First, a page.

The New York City Marathon, that was slated to be still underway as of early Friday afternoon, has been officially canceled by Mayor Michael Bloomberg as mounting criticism said that this was not the time for the race to go on while the region is still recovering from Superstorm Sandy. Though the mayor strongly said earlier that the race would help bring people closer together, many New Yorkers recoiled at the idea of police being assigned to protect a marathon on Sunday.
It was estimated that 40,000 runners from around the world would take part in an event that would have lasted 26.2 miles. Staten Island, that was one of the hardest-hit areas by the storm, would have been the starting point of the race. The mayor said in a statement that, ‘‘we would not want a cloud to hang over the race or its participants, and so we have decided to cancel it. We cannot allow a controversy over an athletic event — even one as meaningful as this — to distract attention away from all the critically important work that is being done to recover from the storm and get our city back on track.’’ Bloomberg continued as he called the marathon an ‘integral part of New York City’s life for 40 years’’ and ‘‘an event tens of thousands of New Yorkers participate in and millions more watch.’’
It seems more and more people were dead-set on the race being canceled and to have had it would have had many people up in arms. Joan Wacks, whose Staten Island waterfront condo was swamped with four-feet of water, called the Mayor “tone deaf” before he made the choice to cancel it. She said, “He is clueless without a paddle to the reality of what everyone else is dealing with. “If there are any resources being put toward the marathon, that’s wrong. I’m sorry, that’s wrong.” She also added: “We totally understand the public relations aspect, to show everyone survived. But this is not one of those times.”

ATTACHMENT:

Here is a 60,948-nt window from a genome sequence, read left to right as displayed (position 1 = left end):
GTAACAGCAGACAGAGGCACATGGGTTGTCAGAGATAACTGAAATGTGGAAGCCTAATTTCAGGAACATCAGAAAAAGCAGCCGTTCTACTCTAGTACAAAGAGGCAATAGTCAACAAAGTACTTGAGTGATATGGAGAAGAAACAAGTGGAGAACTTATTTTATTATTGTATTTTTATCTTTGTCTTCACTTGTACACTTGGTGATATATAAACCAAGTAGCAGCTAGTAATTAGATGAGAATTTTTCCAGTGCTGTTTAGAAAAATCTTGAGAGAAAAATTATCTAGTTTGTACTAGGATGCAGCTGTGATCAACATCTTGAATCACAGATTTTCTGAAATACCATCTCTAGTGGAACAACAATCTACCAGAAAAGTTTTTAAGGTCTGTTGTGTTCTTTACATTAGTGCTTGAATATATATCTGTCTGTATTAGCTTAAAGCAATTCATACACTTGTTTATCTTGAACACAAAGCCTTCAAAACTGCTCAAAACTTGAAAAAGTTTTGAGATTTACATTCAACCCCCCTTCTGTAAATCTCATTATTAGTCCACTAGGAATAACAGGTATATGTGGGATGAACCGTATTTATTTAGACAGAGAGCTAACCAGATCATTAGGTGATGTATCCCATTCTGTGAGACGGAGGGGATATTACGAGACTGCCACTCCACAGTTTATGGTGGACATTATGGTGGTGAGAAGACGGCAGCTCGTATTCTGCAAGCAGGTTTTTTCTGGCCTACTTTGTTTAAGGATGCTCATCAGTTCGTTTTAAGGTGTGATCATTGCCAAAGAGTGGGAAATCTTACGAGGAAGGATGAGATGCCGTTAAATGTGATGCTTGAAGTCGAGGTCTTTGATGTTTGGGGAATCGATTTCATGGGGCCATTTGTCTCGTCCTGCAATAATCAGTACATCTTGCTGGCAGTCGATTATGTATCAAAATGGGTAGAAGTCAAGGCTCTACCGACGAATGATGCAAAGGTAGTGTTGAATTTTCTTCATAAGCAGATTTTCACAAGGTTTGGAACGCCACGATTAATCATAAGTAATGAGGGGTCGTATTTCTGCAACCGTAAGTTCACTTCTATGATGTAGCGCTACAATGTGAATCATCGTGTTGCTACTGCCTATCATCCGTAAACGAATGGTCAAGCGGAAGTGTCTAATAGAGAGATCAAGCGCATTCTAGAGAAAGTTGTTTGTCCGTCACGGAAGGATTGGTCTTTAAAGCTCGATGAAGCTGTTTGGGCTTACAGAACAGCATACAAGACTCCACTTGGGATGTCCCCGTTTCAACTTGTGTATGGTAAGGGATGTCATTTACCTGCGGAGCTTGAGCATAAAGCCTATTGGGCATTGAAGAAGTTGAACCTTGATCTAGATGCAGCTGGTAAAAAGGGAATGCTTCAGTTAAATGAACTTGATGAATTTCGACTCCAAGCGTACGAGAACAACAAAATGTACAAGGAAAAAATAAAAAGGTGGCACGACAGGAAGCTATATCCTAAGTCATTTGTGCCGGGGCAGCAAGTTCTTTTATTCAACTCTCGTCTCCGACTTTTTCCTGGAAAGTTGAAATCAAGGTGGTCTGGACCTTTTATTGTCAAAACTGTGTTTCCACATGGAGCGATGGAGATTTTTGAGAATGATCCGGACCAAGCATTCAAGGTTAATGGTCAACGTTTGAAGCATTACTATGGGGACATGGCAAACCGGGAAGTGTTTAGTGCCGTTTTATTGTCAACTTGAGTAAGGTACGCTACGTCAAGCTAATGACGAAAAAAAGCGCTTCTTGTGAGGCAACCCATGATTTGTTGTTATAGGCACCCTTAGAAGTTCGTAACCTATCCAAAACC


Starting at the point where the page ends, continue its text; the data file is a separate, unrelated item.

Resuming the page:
Those who could not understand why the mayor was adamant on having the race, one reason would be that the New York Marathon generates an estimated $340 million into the city. Bloomberg said earlier this week that “It’s a great event for New York, and I think for those who were lost, you’ve got to believe they would want us to have an economy and have a city go on for those that they left behind,”
Social media, it has been said, wasn’t the reason that the mayor finally changed his mind about canceling the race. However, with so many people voicing their displeasure about the race going on, the decision had to be finally made. What many did not realize was that entry fees will be non-refundable and have to pay a new entry fee next year. Wittenberg had said earlier this week that anyone who wanted to cancel would be guaranteed a spot in next year’s marathon; however, would lose their entry fee from this season and have to pay a new entry fee next year. This year’s fee ranged from $216 to $347 for non-U.S. residents. Also, according to the instructions for the application, it says, “entry fees are non-refundable and non-transferable under any and all circumstances, including, but not limited to, cancellation of the event or of your participation.”
Whether an exception will be made is unclear but according to the application instructions, none technically need to be made. Wittenberg, who has been in charge of the race since 2005, did apologize to runners. “We want to tell them we’re sorry, and we ask for their understanding. “All somebody has to do is turn on the television, and we’ll have their understanding.”